I’ve been reading what I can about Robin Thicke’s hit “Blurred Lines”, and part of why I feel the need to put my two cents in is because I actually really like the song. It’s fun and catchy and I always turn up the volume to yell “YOU DA HOTTEST BITCH IN THIS PLACE.” But my enjoyment of it doesn’t really negate the fact that it’s sketchy, to put it nicely.
The video isn’t really worth my time discussing because it seems like it’s mostly calculated view-bait. Videos that are banned from YouTube are typically part of the marketing strategy, a sort of salacious invitation that most (including myself) can’t resist. But when you actually watch it, it’s mostly topless models cavorting. Not too interesting, except at some parts their hair isn’t covering their breasts. (“Like a stupid fashion magazine, right?” -Bob’s Burgers)
The fact that the song is called “Blurred Lines” itself is just so ooomph. “I know you want it” itself isn’t too bad, because the song kind of implies that he’s talking to a girl who’s too shy or too much of a “good girl” to express her sexual desires. But if the lines are blurred, how do you know she wants it?
(videos is NSFW)
I remember a few think pieces about consent in R&B and I think that that’s an important thing to talk about, as long as it doesn’t blame R&B for the rape culture that makes the problems in this song go relatively unnoticed. Problems in the genre are actually problems in music and the culture at large, which is why when Two Door Cinema Club uses one of the most misogynistic album covers that I’ve seen in a long time, it’s not an indictment on all babyfaced Irish dweebs. That doesn’t mean that I don’t think we shouldn’t be talking about “Blurred Lines”, Miguel’s hugely creepy “How Many Drinks?”, or the Weeknd’s lyrics that verge on date rape. But that’s a small part of a bigger picture, and R&B is actually packed with women right now who are singing not only about consensual sex, but female enjoyment and revelation in it.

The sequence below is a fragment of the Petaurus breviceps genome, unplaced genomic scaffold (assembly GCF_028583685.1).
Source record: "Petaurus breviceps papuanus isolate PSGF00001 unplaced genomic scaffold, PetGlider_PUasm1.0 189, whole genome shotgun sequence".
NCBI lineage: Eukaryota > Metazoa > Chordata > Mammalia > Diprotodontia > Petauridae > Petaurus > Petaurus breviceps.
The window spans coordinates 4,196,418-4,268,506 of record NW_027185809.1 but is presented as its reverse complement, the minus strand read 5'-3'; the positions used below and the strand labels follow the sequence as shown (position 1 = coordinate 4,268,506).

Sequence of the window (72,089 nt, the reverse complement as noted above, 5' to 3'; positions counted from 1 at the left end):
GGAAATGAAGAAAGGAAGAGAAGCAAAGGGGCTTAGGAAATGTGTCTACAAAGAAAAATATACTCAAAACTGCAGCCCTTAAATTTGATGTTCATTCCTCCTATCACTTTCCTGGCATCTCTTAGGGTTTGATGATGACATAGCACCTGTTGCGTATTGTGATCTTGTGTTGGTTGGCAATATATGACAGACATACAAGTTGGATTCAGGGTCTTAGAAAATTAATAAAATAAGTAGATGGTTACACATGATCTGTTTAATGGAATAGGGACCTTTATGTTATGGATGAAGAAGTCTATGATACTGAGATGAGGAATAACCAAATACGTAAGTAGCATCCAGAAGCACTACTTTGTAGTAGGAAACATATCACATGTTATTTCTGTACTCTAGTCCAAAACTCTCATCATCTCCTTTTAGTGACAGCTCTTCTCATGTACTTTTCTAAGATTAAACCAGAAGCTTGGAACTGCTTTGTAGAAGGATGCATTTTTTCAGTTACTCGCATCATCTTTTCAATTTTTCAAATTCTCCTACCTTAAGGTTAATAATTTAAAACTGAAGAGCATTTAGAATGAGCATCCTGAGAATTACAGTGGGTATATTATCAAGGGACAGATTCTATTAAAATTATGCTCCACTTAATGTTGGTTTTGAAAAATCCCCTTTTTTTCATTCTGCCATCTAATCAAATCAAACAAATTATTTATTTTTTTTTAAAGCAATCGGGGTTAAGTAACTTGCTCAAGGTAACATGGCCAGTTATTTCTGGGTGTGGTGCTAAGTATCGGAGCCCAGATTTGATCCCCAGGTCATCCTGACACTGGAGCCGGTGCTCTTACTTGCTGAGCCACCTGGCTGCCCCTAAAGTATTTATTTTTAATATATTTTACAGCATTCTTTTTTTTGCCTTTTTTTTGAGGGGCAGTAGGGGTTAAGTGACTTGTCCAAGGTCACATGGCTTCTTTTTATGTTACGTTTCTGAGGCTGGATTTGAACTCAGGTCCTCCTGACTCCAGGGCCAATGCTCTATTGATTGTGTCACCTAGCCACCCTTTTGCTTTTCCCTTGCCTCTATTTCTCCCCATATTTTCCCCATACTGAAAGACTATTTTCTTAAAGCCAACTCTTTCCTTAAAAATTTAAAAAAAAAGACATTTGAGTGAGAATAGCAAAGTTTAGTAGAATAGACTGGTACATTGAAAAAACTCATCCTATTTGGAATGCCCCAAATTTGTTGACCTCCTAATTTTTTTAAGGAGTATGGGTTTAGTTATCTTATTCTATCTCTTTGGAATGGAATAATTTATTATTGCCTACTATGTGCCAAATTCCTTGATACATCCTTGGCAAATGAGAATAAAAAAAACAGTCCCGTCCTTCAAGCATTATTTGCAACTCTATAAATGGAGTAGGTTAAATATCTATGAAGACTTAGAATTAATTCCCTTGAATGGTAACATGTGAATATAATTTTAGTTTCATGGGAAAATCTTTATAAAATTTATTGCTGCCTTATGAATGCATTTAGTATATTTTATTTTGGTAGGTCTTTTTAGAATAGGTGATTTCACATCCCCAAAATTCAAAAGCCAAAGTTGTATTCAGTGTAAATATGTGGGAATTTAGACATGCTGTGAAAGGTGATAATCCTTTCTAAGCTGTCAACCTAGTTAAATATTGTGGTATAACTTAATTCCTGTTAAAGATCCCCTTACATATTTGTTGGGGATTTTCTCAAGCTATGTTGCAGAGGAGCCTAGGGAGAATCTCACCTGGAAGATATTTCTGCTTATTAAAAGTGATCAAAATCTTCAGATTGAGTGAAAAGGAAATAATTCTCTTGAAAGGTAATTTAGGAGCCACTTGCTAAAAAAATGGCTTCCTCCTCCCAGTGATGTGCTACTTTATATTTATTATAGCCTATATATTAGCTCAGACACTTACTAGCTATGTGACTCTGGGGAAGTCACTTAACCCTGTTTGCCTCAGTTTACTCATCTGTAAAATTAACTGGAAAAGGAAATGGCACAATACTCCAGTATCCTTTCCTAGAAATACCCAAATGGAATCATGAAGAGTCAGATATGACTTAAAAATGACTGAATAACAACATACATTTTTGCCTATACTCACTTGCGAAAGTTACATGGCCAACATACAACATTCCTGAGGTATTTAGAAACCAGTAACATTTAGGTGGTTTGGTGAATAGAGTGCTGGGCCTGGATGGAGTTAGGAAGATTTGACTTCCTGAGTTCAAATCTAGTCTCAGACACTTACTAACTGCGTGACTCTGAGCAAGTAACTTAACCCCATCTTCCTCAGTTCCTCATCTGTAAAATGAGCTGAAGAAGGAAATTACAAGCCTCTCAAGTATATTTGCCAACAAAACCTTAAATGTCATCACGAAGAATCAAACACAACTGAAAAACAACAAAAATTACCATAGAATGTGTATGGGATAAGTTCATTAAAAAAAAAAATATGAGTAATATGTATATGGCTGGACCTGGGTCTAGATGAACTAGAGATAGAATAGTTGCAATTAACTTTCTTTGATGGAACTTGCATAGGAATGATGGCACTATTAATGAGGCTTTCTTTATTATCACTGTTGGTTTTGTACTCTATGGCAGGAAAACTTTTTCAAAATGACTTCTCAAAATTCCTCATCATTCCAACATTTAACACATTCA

Right now you can’t turn on a hip-hop station without hearing Kelly Rowland’s “Kisses Down Low” or Ciara’s “Body Party”. “Kisses Down Low” is one of the few songs in recent memory that is instructive about cunnilingus (meaning the lady is describing how she wants it MUCH LIKE A MAN WOULD DO), and “Body Party” is so enthusiastically consensual (“You can’t keep your hands off me” followed by “I can’t keep my hands of you”) that Ciara cast her current partner, Future, in the video.
A few years back Latoya Peterson was interviewed by Spin about the supposed maturation of hip-hop with the moral decline of R&B, and she had some pretty interesting things to say about how music isn’t catered to women.
“Generally speaking, pop culture is not interested in the desires of women. Every industry has this problem. There’s no Bechdel Test for records, but generally what women are doing isn’t considered noteworthy unless it’s tailored for male consumption. Trey Songz may get to be eye candy and Kanye gets to have a few reflective moments, but that doesn’t mean society suddenly has started caring more about what women want.”
He might “know you want it” but Robin Thicke’s type of leering, gauche fantasy of a woman who is too shy to voice her desire (or even worse, doesn’t desire it at all), is very far from this world where women write and control their own narratives.